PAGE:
Court finds 'Millionaire' selection process discriminates

— A federal appeals court has reinstated a lawsuit claiming ABC discriminates against disabled people who want to become contestants on "Who Wants to Be a Millionaire."

"We don't want to alter or make changes in the show, but we want to make it fair," Michael Lanham, attorney for people suing the network and the show's producers, said Wednesday. "All we want is for reasonable accommodations to be made."

A lower court judge concluded in 2000 that the Americans With Disabilities Act isn't broad enough to cover the show's telephone qualifying process.

But the 11th U.S. Circuit Court of Appeals in Atlanta decided Tuesday that the lawsuit contained a valid claim that the show's touch-tone system violates the ADA. They likened the phone system to other "places of public accommodation" covered under the law.

"This decided a narrow legal issue. We are confident that in the end the litigation will show that our practices comply fully with all applicable laws," said ABC spokeswoman Julie Hoover.

Miami's Center for Independent Living sued over the show's telephone system, which excludes hearing-impaired people and those who can't operate touch-tone phones.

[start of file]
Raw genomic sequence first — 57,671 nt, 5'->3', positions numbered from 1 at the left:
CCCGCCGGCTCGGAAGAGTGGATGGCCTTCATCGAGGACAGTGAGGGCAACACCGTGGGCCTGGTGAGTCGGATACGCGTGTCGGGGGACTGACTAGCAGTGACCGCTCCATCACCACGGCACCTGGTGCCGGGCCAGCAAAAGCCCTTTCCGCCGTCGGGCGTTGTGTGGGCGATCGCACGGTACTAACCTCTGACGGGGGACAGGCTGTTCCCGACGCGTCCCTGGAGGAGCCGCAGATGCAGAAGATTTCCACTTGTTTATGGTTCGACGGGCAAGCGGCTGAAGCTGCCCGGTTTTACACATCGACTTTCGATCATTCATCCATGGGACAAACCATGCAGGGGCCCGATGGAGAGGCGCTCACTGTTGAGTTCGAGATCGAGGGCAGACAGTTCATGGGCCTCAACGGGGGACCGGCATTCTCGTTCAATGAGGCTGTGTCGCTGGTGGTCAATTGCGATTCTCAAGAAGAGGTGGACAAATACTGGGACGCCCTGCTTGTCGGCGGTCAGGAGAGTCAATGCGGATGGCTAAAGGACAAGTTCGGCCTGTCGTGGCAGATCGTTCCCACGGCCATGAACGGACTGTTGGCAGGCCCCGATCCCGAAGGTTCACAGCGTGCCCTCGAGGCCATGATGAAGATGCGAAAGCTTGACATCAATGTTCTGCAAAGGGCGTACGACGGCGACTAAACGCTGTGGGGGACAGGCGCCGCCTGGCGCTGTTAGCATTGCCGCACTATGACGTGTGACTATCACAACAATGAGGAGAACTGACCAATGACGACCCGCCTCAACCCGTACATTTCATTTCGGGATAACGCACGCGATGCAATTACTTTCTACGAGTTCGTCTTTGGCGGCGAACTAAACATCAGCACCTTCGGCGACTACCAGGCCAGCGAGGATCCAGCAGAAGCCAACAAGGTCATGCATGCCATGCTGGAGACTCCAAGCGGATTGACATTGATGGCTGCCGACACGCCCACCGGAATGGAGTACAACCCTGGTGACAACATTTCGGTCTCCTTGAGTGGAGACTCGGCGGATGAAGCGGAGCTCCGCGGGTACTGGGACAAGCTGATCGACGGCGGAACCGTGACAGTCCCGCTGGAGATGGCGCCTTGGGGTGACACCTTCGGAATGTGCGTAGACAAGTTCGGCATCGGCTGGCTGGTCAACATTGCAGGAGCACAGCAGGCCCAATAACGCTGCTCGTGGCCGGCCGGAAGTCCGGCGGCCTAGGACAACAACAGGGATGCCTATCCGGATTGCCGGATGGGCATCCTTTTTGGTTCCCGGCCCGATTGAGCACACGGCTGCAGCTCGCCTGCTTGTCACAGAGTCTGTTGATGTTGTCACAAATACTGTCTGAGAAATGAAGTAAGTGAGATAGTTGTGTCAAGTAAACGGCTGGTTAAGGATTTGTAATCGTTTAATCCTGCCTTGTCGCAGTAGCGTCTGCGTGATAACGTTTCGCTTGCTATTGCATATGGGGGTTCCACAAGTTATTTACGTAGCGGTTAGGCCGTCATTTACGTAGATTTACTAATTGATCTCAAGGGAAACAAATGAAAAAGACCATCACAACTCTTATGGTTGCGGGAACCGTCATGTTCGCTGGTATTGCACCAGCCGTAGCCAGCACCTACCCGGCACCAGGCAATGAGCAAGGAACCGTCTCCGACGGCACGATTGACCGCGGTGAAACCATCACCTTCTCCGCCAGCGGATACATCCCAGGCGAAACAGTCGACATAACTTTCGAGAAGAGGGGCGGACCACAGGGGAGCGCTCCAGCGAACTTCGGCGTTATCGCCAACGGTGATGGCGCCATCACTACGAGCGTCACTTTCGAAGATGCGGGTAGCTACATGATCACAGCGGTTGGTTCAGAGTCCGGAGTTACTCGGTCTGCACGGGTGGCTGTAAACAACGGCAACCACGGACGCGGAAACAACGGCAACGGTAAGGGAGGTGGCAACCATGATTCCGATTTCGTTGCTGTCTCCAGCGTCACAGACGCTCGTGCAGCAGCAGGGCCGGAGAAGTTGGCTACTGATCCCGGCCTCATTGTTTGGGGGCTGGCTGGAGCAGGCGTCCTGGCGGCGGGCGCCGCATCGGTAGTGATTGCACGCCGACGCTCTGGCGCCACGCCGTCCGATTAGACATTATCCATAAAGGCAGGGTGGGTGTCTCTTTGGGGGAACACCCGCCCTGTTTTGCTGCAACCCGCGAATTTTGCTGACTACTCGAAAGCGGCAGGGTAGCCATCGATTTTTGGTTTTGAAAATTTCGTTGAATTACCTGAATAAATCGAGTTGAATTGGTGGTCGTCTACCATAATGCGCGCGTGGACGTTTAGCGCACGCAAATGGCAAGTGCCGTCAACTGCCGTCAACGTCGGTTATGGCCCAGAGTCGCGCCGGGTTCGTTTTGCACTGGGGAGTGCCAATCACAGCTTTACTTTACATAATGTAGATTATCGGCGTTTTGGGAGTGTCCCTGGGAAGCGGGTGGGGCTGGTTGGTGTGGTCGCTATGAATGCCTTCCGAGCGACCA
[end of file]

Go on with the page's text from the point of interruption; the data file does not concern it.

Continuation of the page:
Disability rights advocates say the network should use live operators or a different system for hearing-impaired callers. The show does not use voice-recognition software.

Under the ADA, people can sue for better access and legal fees but no money for compensation or damages.

A three-judge panel of the appeals court sent the case back to U.S. District Judge Federico Moreno in Miami for additional review.

The show's Web site says 100,000 people call the show every day the phone lines are open. Four percent clear the initial qualifying round by correctly answering five questions on a phone system requiring touch-tone responses. The show also selects contestants with auditions featuring a written test offered in various cities.

The network version of "Who Wants to Be a Millionaire," hosted by Regis Philbin, ceased production in January and was not renewed for the fall, but a syndicated version with host Meredith Vieira is set to debut in September.


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